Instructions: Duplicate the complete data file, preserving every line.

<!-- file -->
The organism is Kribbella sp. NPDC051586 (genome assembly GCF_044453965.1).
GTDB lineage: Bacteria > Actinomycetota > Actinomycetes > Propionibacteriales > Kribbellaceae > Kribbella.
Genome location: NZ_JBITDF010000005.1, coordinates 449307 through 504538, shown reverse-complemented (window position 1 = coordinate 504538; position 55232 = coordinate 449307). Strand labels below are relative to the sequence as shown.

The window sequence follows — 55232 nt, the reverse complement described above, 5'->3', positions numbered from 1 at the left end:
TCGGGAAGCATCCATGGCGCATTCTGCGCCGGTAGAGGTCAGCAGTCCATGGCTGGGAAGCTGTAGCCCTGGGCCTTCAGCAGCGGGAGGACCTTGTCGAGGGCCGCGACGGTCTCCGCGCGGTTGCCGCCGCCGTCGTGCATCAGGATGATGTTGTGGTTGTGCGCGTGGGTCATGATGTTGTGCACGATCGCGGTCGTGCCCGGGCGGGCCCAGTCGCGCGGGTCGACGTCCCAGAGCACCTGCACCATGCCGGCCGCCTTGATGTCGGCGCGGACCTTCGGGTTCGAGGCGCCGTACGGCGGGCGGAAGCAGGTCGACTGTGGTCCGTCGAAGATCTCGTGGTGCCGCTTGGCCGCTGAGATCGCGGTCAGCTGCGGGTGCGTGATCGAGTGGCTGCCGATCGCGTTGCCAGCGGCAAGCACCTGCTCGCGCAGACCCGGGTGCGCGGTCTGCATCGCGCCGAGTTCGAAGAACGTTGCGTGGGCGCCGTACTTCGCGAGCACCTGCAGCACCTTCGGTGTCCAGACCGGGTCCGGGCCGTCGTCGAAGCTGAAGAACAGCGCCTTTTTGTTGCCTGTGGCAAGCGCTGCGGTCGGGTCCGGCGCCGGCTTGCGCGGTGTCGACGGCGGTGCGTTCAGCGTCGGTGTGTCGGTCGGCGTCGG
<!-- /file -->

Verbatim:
The organism is Kribbella sp. NPDC051586 (genome assembly GCF_044453965.1).
GTDB lineage: Bacteria > Actinomycetota > Actinomycetes > Propionibacteriales > Kribbellaceae > Kribbella.
Genome location: NZ_JBITDF010000005.1, coordinates 449307 through 504538, shown reverse-complemented (window position 1 = coordinate 504538; position 55232 = coordinate 449307). Strand labels below are relative to the sequence as shown.

The window sequence follows — 55232 nt, the reverse complement described above, 5'->3', positions numbered from 1 at the left end:
TCGGGAAGCATCCATGGCGCATTCTGCGCCGGTAGAGGTCAGCAGTCCATGGCTGGGAAGCTGTAGCCCTGGGCCTTCAGCAGCGGGAGGACCTTGTCGAGGGCCGCGACGGTCTCCGCGCGGTTGCCGCCGCCGTCGTGCATCAGGATGATGTTGTGGTTGTGCGCGTGGGTCATGATGTTGTGCACGATCGCGGTCGTGCCCGGGCGGGCCCAGTCGCGCGGGTCGACGTCCCAGAGCACCTGCACCATGCCGGCCGCCTTGATGTCGGCGCGGACCTTCGGGTTCGAGGCGCCGTACGGCGGGCGGAAGCAGGTCGACTGTGGTCCGTCGAAGATCTCGTGGTGCCGCTTGGCCGCTGAGATCGCGGTCAGCTGCGGGTGCGTGATCGAGTGGCTGCCGATCGCGTTGCCAGCGGCAAGCACCTGCTCGCGCAGACCCGGGTGCGCGGTCTGCATCGCGCCGAGTTCGAAGAACGTTGCGTGGGCGCCGTACTTCGCGAGCACCTGCAGCACCTTCGGTGTCCAGACCGGGTCCGGGCCGTCGTCGAAGCTGAAGAACAGCGCCTTTTTGTTGCCTGTGGCAAGCGCTGCGGTCGGGTCCGGCGCCGGCTTGCGCGGTGTCGACGGCGGTGCGTTCAGCGTCGGTGTGTCGGTCGGCGTCGG